Tuesday, September 12, 2017 by Earl Garcia
Histidine is an amino acid that was simultaneously discovered by two independent researchers in 1896. The first researcher, named Albrecht Kossel, obtained the amino acid through the precipitation of mercuric chloride from an alkaline solution that contained a protamine hydrolysis product called sturine.
On the other hand, the second researcher Sven Hedin was able to produce the amino acid by obtaining the precipitate of a hydrolyzed protein treated with silver nitrate and ammonia.
According to the Amino Acids Guide website, histidine is classified as a semi-essential amino acid. This means that adults are normally able to produce it, but children may not. The amino acid is also noted as a precursor of histamine.
Corn, rice, and peanuts contain significantly high levels of histidine. Seeds, soy products, eggs, and dairy are also excellent sources of the amino acid, according to a SELF Nutrition Data entry. Other sources of histidine include red meat (such as pork, beef, and veal), poultry products and various types of seafood.
Histidine is an important amino acid that facilitates the absorption and regulation of various trace elements such as iron, copper, molybdenum, zinc, and manganese. The amino acid also plays an important role in the production of metal-bearing enzymes and compounds. It also plays an essential role in protein formation and is found to influence several metabolic processes in the body.
Histidine is vital to overall blood circulation too. The amino acid serves as the building blocks of many molecules containing iron, and is essential in the transfer of oxygen across the systems in the body. Likewise, the amino acid helps bolster energy production and eliminate heavy metals from the body.
The amino acid aids in balancing the body’s pH balance as well, which in turn promotes wound healing, regulates the body’s growth and natural repair mechanisms. According to the Amino Acid Studies website, histidine deficiency leads to disruptions in growth processes and delayed development and regeneration of tissues.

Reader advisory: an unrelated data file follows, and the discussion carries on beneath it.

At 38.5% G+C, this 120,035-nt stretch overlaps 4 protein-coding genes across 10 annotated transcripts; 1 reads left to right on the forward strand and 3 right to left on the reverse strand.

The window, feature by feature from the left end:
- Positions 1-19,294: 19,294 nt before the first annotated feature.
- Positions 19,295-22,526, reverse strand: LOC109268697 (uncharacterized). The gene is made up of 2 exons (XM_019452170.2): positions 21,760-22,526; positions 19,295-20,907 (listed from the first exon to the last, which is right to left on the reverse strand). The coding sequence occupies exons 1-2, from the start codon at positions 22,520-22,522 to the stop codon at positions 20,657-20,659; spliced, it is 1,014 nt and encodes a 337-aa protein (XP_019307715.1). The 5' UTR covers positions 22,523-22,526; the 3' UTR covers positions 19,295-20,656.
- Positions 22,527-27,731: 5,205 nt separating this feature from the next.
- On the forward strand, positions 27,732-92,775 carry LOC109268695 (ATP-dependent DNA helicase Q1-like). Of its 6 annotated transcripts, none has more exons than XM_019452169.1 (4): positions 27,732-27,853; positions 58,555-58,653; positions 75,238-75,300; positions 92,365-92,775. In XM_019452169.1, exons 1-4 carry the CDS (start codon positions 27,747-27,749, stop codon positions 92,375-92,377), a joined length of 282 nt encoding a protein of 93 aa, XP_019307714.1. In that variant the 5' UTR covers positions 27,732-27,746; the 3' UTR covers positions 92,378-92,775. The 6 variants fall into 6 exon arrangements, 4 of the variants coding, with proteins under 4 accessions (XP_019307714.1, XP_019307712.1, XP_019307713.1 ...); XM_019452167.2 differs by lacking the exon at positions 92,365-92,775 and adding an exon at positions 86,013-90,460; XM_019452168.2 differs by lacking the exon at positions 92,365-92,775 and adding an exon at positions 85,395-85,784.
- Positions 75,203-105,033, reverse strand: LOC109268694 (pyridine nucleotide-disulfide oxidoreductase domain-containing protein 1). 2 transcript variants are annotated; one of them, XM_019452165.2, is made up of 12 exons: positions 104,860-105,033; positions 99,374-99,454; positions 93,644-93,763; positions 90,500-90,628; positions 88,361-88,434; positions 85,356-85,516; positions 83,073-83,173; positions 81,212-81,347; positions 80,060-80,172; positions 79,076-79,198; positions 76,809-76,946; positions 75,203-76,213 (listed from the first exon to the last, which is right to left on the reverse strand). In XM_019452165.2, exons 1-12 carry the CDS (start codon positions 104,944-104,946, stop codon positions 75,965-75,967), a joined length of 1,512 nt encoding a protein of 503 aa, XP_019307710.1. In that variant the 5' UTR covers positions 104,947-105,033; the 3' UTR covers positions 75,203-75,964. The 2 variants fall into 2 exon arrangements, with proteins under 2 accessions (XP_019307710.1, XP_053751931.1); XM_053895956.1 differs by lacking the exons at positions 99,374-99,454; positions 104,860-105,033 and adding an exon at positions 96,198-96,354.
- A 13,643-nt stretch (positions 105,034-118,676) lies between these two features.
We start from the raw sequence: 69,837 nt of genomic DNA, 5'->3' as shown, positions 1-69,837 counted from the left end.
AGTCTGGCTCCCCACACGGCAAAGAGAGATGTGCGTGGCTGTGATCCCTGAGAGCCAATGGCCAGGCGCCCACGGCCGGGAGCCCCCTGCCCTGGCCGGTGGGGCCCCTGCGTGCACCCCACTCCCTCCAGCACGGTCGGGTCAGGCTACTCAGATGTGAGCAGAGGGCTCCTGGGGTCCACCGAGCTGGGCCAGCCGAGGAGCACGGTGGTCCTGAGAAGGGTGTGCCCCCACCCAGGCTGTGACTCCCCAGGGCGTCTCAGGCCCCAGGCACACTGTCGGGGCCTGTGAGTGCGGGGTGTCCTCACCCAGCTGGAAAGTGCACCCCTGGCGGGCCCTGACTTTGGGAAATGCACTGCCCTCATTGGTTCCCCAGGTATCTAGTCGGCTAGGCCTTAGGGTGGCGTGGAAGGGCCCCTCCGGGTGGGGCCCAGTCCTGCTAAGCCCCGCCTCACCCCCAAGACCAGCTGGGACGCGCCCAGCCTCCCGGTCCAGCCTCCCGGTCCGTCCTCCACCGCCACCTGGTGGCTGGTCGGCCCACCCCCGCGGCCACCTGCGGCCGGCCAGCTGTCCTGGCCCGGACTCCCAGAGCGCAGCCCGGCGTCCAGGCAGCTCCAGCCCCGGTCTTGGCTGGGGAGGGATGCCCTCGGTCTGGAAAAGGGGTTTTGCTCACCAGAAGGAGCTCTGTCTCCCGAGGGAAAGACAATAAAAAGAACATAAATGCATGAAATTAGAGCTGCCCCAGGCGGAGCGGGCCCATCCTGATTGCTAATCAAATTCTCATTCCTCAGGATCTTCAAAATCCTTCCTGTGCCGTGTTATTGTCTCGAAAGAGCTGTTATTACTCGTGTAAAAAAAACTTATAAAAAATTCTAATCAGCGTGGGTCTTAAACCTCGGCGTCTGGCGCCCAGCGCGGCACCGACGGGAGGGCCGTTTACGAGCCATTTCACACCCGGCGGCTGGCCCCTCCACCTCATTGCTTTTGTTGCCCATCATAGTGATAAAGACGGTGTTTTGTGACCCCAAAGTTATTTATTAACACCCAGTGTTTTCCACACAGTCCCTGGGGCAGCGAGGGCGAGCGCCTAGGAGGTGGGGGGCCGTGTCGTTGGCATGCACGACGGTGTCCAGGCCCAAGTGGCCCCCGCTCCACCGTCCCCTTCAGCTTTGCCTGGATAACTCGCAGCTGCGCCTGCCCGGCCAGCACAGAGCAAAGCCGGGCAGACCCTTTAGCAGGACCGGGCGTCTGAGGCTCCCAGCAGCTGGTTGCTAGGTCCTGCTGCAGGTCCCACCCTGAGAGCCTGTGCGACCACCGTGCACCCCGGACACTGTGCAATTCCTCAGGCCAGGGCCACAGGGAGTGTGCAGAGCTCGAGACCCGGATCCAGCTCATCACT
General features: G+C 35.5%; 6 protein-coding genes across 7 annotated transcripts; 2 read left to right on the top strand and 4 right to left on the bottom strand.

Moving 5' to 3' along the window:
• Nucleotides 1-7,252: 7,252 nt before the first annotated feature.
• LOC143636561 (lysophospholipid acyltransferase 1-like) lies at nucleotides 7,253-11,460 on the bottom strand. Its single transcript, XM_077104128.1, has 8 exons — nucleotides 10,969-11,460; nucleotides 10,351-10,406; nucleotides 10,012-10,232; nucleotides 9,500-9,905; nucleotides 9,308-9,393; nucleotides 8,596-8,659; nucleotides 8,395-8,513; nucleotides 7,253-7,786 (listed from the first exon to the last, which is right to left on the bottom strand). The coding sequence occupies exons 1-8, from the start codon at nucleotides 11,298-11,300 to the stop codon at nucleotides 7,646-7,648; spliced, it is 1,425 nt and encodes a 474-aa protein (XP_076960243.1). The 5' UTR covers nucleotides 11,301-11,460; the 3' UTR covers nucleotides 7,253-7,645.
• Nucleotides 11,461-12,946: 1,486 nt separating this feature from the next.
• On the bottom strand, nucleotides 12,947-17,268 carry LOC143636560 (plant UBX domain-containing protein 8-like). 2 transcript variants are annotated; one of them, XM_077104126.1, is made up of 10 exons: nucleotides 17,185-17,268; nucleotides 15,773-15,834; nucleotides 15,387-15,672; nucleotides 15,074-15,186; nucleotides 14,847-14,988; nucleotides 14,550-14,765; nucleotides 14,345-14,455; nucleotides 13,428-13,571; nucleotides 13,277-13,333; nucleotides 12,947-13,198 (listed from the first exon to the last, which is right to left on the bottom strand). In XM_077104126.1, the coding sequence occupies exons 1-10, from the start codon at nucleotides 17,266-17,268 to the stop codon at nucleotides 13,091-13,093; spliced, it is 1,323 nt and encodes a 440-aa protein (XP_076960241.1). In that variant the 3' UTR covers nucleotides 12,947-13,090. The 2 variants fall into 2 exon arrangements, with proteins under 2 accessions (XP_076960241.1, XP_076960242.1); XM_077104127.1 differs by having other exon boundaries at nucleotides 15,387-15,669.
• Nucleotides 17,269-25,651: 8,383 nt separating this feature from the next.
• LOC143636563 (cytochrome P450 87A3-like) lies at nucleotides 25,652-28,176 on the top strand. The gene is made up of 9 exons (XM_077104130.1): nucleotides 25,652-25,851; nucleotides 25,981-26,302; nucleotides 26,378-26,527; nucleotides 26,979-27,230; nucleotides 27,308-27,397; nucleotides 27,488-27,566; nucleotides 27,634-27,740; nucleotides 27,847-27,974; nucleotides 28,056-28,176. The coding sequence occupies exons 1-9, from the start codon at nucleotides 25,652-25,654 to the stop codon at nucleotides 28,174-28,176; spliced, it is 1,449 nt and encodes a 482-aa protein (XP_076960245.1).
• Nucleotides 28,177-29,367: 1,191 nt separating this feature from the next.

In addition, histidine is shown to play a role in the formation of the myelin sheath. This protective sheath is known to surround all nerve cells and prevent the onset of damage. This means that histidine helps reduce the risk of certain degenerative disorders such as Alzheimer’s disease and Parkinson’s disease. Likewise, the amino acid is touted to protect the cells against the harmful effects of radiation.
Moreover, histidine is found to facilitate the synthesis both red and white blood cells. This, in turn, promotes and fortifies the body’s defenses against a host of infections. The amino acid also contains strong anti-inflammatory properties that help relieve arthritis and address symptoms of allergic reaction.
Histidine is also highly valued for its heart-healthy benefits. The amino acid is shown to relax the blood vessels and lower blood pressure levels. This lowers the risk of suffering from various cardiovascular disorders such as arteriosclerosis and heart attacks. Daily histidine consumption is known to reduce the risk of these conditions by more than 60 percent.
Histidine promotes nutrient absorption in the body. Likewise, the amino acid is essential in maintaining a healthy blood circulation and strong immune system. Histidine also supports tissue health and keeps nervous system disorders at bay. Histidine enhances the cardiovascular health as well. In addition, the amino acid helps stave off allergies and keep the skin in good shape.
Histidine mitigates the risk of both Alzheimer’s disease and Parkinson’s disease.
Histidine relieves arthritis, allergic reactions, and various infections.
Histidine prevents arteriosclerosis, heart attacks, and radiation damage.
Histidine facilitates nutrient absorption and promotes tissue health.
Histidine improves blood circulation and strengthens the immune system.
Histidine maintains a healthy nervous system and cardiovascular profile.
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